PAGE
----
Local Opportunities to Grow
Nearly six years after earning his bachelor’s degree in business administration, Shakie Doe-Williams found himself back in the classroom.
Born in Monrovia, Liberia, he moved to the U.S at age 10 and grew up in Atlanta, Georgia. After receiving his undergraduate degree in Business Administration Marketing from Boise State University in 2013, he worked in sales at Frito Lay and Pepsi in the Boise area. The 28-year-old graduate student left a career in sales and business management to pursue his Master of Public Administration at the University of Idaho. He graduated in the fall of 2018 and lives in the Seattle, WA area, where he is pursuing a career in local and state government.
“I wanted something different and new — something that would allow me to engage with the public. The MPA program gives me that opportunity,” Doe-Williams said.
A Focus on Local Government
The U of I’s MPA program – available on the Moscow campus and online – places an important focus on local government administration through its classes and learning opportunities. During his time in Moscow, Doe-Williams has completed internships with the city of Moscow and city of Pullman Public Works Department, practicing what he learned in the classroom with his community.
“My internships really put the program into perspective as far as applying what we are learning in the classroom,” Doe-Williams said. “It was interesting to see how our work applies to real-life situations.”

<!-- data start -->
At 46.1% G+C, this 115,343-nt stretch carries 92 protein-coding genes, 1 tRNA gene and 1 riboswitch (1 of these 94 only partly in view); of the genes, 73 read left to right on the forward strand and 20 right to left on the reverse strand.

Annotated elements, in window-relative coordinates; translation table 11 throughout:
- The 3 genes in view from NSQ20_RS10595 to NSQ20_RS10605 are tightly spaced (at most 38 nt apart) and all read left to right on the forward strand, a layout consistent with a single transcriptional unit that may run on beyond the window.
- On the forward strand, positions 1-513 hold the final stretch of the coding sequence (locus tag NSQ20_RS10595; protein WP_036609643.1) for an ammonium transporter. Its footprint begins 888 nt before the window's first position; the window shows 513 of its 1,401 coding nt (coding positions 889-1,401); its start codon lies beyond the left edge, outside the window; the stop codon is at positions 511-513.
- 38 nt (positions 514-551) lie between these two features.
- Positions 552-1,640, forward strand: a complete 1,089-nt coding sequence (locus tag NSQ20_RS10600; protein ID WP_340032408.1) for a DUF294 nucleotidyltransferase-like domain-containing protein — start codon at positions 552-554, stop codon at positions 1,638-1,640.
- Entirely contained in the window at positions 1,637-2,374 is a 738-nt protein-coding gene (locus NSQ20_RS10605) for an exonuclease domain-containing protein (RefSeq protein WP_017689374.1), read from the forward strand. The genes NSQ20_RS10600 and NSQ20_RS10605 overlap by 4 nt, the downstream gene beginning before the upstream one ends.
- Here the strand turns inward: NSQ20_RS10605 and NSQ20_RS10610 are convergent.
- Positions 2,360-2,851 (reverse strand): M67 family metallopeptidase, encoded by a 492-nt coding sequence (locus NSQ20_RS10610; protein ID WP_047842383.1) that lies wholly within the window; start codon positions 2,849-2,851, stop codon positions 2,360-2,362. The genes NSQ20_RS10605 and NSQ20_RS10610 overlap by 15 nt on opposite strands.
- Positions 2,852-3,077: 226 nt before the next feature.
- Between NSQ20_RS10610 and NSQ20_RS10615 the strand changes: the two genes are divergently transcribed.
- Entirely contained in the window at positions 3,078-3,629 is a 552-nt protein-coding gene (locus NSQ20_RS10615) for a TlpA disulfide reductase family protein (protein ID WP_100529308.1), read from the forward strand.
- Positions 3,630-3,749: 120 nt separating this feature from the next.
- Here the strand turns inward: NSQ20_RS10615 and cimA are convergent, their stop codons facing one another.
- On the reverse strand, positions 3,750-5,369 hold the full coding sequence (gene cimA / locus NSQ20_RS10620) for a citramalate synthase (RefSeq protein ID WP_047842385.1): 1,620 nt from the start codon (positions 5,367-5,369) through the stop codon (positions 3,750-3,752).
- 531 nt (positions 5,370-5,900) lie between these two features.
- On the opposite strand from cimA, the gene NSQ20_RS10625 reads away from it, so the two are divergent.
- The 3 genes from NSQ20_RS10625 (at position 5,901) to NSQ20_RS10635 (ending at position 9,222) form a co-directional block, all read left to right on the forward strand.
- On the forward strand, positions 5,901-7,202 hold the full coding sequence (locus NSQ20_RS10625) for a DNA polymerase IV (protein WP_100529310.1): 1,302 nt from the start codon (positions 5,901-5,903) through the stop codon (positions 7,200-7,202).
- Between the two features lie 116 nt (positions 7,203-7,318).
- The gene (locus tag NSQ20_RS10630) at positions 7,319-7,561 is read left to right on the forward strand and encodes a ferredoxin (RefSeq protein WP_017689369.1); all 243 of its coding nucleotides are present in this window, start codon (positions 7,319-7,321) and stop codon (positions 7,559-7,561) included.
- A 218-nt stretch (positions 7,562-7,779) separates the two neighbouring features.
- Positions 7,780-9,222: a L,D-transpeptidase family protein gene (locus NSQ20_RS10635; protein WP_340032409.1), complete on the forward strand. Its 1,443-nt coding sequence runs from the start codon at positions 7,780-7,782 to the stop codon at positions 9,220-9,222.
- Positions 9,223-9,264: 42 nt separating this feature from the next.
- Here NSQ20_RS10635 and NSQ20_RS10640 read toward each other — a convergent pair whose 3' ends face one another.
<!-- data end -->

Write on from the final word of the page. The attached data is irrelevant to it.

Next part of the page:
Doe-Williams said working in a local government environment has helped him foster a better sense of community connection.
“I enjoy the aspects of government that the public really doesn’t think about, but that take a lot of care and work,” he said. “With this job, you can contribute to your community and hopefully make it a better place.” Local government provides a lot of services that the average person may not always notice or realize, such as providing clean water, paved streets and sidewalks, police, and parks and community centers.
A Variety of Opportunities
In addition to internships, Doe-Williams said his classes have provided a breadth of variety. The program offers coursework ranging from natural resources classes to learning about water policy to specialized public administration classes.
“It really is a management degree that allows you to work and help people in all kinds of public settings,” he said. “This track really gives you the broad ability to gain knowledge in so many different areas.”
Doe-Williams hopes to use these opportunities and his education at U of I to work for a nonprofit, a state agency, a community government entity or a university. He appreciates that he has been able to work in multiple departments within local government, such as the Administrative Department and the Public Works Department. He aspires to manage a city as a city manager or supervisor.
“Switching careers and disciplines wasn’t easy,” Doe-Williams said. “But this program provided me with so much and has given me the opportunity to grow.”
Written by Hailey Stewart
Published Spring 2019